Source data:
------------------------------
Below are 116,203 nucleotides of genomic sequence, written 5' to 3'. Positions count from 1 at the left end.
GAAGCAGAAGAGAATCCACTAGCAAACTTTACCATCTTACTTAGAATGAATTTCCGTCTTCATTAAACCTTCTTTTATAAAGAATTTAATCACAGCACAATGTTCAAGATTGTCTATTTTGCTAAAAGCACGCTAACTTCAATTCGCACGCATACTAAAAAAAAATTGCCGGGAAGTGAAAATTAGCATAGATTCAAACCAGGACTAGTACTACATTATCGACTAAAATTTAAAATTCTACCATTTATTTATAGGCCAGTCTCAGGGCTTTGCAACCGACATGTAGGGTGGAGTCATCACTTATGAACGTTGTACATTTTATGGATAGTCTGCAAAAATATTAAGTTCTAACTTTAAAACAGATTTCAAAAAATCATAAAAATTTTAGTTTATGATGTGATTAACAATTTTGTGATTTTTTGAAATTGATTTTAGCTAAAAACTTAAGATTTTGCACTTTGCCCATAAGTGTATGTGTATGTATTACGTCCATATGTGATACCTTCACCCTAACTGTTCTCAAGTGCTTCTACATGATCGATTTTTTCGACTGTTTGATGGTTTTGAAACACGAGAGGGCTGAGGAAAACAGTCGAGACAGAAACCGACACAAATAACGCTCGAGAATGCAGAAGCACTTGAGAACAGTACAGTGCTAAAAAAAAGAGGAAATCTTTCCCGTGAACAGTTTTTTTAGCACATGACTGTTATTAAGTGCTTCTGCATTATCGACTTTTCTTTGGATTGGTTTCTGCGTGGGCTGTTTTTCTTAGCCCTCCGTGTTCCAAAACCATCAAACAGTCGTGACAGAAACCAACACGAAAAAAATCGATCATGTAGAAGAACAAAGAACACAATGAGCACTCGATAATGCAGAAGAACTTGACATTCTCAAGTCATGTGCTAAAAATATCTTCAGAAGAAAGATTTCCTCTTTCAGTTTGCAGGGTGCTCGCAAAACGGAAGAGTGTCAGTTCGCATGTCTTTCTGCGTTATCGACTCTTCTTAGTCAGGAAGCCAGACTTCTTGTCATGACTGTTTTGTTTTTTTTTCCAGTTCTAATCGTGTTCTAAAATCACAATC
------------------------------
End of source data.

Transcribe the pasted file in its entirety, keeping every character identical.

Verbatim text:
Below are 116,203 nucleotides of genomic sequence, written 5' to 3'. Positions count from 1 at the left end.
GAAGCAGAAGAGAATCCACTAGCAAACTTTACCATCTTACTTAGAATGAATTTCCGTCTTCATTAAACCTTCTTTTATAAAGAATTTAATCACAGCACAATGTTCAAGATTGTCTATTTTGCTAAAAGCACGCTAACTTCAATTCGCACGCATACTAAAAAAAAATTGCCGGGAAGTGAAAATTAGCATAGATTCAAACCAGGACTAGTACTACATTATCGACTAAAATTTAAAATTCTACCATTTATTTATAGGCCAGTCTCAGGGCTTTGCAACCGACATGTAGGGTGGAGTCATCACTTATGAACGTTGTACATTTTATGGATAGTCTGCAAAAATATTAAGTTCTAACTTTAAAACAGATTTCAAAAAATCATAAAAATTTTAGTTTATGATGTGATTAACAATTTTGTGATTTTTTGAAATTGATTTTAGCTAAAAACTTAAGATTTTGCACTTTGCCCATAAGTGTATGTGTATGTATTACGTCCATATGTGATACCTTCACCCTAACTGTTCTCAAGTGCTTCTACATGATCGATTTTTTCGACTGTTTGATGGTTTTGAAACACGAGAGGGCTGAGGAAAACAGTCGAGACAGAAACCGACACAAATAACGCTCGAGAATGCAGAAGCACTTGAGAACAGTACAGTGCTAAAAAAAAGAGGAAATCTTTCCCGTGAACAGTTTTTTTAGCACATGACTGTTATTAAGTGCTTCTGCATTATCGACTTTTCTTTGGATTGGTTTCTGCGTGGGCTGTTTTTCTTAGCCCTCCGTGTTCCAAAACCATCAAACAGTCGTGACAGAAACCAACACGAAAAAAATCGATCATGTAGAAGAACAAAGAACACAATGAGCACTCGATAATGCAGAAGAACTTGACATTCTCAAGTCATGTGCTAAAAATATCTTCAGAAGAAAGATTTCCTCTTTCAGTTTGCAGGGTGCTCGCAAAACGGAAGAGTGTCAGTTCGCATGTCTTTCTGCGTTATCGACTCTTCTTAGTCAGGAAGCCAGACTTCTTGTCATGACTGTTTTGTTTTTTTTTCCAGTTCTAATCGTGTTCTAAAATCACAATC